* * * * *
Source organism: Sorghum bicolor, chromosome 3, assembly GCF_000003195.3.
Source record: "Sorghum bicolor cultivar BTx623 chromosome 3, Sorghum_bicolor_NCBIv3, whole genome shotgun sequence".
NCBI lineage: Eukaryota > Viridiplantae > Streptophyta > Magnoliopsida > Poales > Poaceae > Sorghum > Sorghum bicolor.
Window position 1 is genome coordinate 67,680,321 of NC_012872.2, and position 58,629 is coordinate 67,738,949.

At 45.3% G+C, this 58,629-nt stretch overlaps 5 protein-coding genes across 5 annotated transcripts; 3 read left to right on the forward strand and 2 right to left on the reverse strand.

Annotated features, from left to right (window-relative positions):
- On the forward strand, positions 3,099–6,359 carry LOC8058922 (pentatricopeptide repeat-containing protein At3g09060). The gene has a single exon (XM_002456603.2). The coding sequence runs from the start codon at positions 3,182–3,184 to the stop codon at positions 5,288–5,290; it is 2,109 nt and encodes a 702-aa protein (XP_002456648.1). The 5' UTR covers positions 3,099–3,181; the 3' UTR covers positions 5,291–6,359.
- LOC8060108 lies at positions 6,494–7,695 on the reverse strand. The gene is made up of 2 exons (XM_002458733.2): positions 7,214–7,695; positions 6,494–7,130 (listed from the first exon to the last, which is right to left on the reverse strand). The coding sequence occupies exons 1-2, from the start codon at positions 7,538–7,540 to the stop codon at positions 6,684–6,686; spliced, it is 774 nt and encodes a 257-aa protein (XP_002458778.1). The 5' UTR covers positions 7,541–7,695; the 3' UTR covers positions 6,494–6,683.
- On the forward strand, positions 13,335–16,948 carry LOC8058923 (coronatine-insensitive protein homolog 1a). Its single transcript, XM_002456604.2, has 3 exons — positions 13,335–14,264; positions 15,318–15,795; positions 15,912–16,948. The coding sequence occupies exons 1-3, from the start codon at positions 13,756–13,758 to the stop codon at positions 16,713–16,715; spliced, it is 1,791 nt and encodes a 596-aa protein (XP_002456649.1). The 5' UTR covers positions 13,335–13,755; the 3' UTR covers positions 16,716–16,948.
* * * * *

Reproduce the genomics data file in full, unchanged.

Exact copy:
Source organism: Sorghum bicolor, chromosome 3, assembly GCF_000003195.3.
Source record: "Sorghum bicolor cultivar BTx623 chromosome 3, Sorghum_bicolor_NCBIv3, whole genome shotgun sequence".
NCBI lineage: Eukaryota > Viridiplantae > Streptophyta > Magnoliopsida > Poales > Poaceae > Sorghum > Sorghum bicolor.
Window position 1 is genome coordinate 67,680,321 of NC_012872.2, and position 58,629 is coordinate 67,738,949.

At 45.3% G+C, this 58,629-nt stretch overlaps 5 protein-coding genes across 5 annotated transcripts; 3 read left to right on the forward strand and 2 right to left on the reverse strand.

Annotated features, from left to right (window-relative positions):
- On the forward strand, positions 3,099–6,359 carry LOC8058922 (pentatricopeptide repeat-containing protein At3g09060). The gene has a single exon (XM_002456603.2). The coding sequence runs from the start codon at positions 3,182–3,184 to the stop codon at positions 5,288–5,290; it is 2,109 nt and encodes a 702-aa protein (XP_002456648.1). The 5' UTR covers positions 3,099–3,181; the 3' UTR covers positions 5,291–6,359.
- LOC8060108 lies at positions 6,494–7,695 on the reverse strand. The gene is made up of 2 exons (XM_002458733.2): positions 7,214–7,695; positions 6,494–7,130 (listed from the first exon to the last, which is right to left on the reverse strand). The coding sequence occupies exons 1-2, from the start codon at positions 7,538–7,540 to the stop codon at positions 6,684–6,686; spliced, it is 774 nt and encodes a 257-aa protein (XP_002458778.1). The 5' UTR covers positions 7,541–7,695; the 3' UTR covers positions 6,494–6,683.
- On the forward strand, positions 13,335–16,948 carry LOC8058923 (coronatine-insensitive protein homolog 1a). Its single transcript, XM_002456604.2, has 3 exons — positions 13,335–14,264; positions 15,318–15,795; positions 15,912–16,948. The coding sequence occupies exons 1-3, from the start codon at positions 13,756–13,758 to the stop codon at positions 16,713–16,715; spliced, it is 1,791 nt and encodes a 596-aa protein (XP_002456649.1). The 5' UTR covers positions 13,335–13,755; the 3' UTR covers positions 16,716–16,948.